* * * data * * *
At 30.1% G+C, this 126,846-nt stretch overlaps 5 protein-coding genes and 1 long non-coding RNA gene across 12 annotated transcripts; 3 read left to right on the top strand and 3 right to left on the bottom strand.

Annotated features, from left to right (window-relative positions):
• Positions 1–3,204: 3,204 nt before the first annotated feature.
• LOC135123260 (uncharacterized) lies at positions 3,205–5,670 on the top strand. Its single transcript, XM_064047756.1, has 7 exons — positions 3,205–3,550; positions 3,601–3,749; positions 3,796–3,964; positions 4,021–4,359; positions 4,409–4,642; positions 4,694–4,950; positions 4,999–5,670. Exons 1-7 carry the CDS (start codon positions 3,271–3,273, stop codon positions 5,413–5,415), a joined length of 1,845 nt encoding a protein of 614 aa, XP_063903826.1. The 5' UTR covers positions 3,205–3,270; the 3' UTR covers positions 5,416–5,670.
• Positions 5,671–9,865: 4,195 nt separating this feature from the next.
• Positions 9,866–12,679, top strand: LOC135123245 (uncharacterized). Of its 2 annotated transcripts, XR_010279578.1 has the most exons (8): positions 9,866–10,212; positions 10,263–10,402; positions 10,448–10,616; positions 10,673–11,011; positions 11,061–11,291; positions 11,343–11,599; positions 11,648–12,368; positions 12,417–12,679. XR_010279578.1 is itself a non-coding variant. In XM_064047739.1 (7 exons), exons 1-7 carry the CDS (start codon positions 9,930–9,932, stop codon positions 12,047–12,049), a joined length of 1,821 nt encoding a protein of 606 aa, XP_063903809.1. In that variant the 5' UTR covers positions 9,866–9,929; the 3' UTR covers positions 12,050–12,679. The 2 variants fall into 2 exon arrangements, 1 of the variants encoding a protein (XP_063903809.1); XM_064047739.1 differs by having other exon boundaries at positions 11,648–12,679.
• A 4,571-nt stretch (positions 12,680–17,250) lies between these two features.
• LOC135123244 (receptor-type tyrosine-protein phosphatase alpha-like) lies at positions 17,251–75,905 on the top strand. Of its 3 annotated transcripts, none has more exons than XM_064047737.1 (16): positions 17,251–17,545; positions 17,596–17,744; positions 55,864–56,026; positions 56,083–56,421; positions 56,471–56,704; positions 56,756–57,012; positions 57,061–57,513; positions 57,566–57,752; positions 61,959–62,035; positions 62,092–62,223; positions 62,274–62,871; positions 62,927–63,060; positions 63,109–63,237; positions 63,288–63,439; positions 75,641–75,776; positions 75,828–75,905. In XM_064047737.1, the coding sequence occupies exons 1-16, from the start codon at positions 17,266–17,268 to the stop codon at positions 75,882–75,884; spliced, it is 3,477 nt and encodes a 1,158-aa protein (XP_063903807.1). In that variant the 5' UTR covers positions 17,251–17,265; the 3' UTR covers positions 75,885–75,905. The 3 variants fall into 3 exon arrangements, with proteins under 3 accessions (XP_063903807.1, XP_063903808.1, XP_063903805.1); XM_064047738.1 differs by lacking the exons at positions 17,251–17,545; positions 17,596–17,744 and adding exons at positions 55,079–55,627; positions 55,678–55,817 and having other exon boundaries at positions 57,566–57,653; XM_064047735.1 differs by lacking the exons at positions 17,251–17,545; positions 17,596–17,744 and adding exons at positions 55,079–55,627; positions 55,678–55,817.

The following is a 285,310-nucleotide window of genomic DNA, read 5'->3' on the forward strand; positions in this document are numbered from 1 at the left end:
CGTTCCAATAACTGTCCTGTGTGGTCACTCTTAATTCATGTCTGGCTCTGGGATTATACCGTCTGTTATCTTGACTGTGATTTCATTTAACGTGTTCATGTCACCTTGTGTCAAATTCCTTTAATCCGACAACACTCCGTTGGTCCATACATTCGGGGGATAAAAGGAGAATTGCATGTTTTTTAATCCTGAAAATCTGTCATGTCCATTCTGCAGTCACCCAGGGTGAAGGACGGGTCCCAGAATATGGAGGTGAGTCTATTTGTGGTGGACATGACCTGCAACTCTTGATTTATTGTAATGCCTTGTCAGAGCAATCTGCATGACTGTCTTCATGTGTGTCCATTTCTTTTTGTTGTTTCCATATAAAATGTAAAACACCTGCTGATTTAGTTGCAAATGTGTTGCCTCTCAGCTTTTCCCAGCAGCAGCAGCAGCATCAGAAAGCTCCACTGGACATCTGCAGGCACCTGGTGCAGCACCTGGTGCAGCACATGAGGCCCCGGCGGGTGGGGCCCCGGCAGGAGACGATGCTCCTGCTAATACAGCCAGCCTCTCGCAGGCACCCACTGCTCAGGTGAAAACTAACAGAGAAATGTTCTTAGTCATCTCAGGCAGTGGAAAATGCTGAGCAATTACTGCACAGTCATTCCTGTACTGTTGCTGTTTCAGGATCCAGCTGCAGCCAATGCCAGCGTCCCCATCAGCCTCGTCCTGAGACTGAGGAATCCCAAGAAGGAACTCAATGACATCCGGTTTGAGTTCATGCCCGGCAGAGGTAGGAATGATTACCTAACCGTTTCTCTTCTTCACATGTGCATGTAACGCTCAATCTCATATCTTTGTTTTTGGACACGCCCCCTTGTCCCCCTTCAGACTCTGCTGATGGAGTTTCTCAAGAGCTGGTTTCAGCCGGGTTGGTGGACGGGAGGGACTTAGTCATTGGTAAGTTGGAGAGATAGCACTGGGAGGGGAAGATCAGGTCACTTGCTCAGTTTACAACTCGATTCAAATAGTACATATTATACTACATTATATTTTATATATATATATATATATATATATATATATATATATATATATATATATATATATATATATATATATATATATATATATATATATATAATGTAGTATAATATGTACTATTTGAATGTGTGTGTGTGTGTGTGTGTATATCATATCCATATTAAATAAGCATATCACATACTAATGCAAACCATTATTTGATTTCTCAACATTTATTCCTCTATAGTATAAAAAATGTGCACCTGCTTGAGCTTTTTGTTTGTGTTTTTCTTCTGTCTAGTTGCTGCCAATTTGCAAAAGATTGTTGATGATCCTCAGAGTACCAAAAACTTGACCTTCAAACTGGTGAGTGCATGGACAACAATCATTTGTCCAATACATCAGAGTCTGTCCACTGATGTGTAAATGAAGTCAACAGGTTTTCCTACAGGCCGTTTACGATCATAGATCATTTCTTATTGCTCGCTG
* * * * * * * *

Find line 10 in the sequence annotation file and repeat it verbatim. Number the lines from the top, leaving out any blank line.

CGTTCCAATAACTGTCCTGTGTGGTCACTCTTAATTCATGTCTGGCTCTGGGATTATACCGTCTGTTATCTTGACTGTGATTTCATTTAACGTGTTCATGTCACCTTGTGTCAAATTCCTTTAATCCGACAACACTCCGTTGGTCCATACATTCGGGGGATAAAAGGAGAATTGCATGTTTTTTAATCCTGAAAATCTGTCATGTCCATTCTGCAGTCACCCAGGGTGAAGGACGGGTCCCAGAATATGGAGGTGAGTCTATTTGTGGTGGACATGACCTGCAACTCTTGATTTATTGTAATGCCTTGTCAGAGCAATCTGCATGACTGTCTTCATGTGTGTCCATTTCTTTTTGTTGTTTCCATATAAAATGTAAAACACCTGCTGATTTAGTTGCAAATGTGTTGCCTCTCAGCTTTTCCCAGCAGCAGCAGCAGCATCAGAAAGCTCCACTGGACATCTGCAGGCACCTGGTGCAGCACCTGGTGCAGCACATGAGGCCCCGGCGGGTGGGGCCCCGGCAGGAGACGATGCTCCTGCTAATACAGCCAGCCTCTCGCAGGCACCCACTGCTCAGGTGAAAACTAACAGAGAAATGTTCTTAGTCATCTCAGGCAGTGGAAAATGCTGAGCAATTACTGCACAGTCATTCCTGTACTGTTGCTGTTTCAGGATCCAGCTGCAGCCAATGCCAGCGTCCCCATCAGCCTCGTCCTGAGACTGAGGAATCCCAAGAAGGAACTCAATGACATCCGGTTTGAGTTCATGCCCGGCAGAGGTAGGAATGATTACCTAACCGTTTCTCTTCTTCACATGTGCATGTAACGCTCAATCTCATATCTTTGTTTTTGGACACGCCCCCTTGTCCCCCTTCAGACTCTGCTGATGGAGTTTCTCAAGAGCTGGTTTCAGCCGGGTTGGTGGACGGGAGGGACTTAGTCATTGGTAAGTTGGAGAGATAGCACTGGGAGGGGAAGATCAGGTCACTTGCTCAGTTTACAACTCGATTCAAATAGTACATATTATACTACATTATATTTTATATATATATATATATATATATATATATATATATATATATATATATATATATATATATATATATATATATATATATATATATATATAATGTAGTATAATATGTACTATTTGAATGTGTGTGTGTGTGTGTGTGTATATCATATCCATATTAAATAAGCATATCACATACTAATGCAAACCATTATTTGATTTCTCAACATTTATTCCTCTATAGTATAAAAAATGTGCACCTGCTTGAGCTTTTTGTTTGTGTTTTTCTTCTGTCTAGTTGCTGCCAATTTGCAAAAGATTGTTGATGATCCTCAGAGTACCAAAAACTTGACCTTCAAACTGGTGAGTGCATGGACAACAATCATTTGTCCAATACATCAGAGTCTGTCCACTGATGTGTAAATGAAGTCAACAGGTTTTCCTACAGGCCGTTTACGATCATAGATCATTTCTTATTGCTCGCTG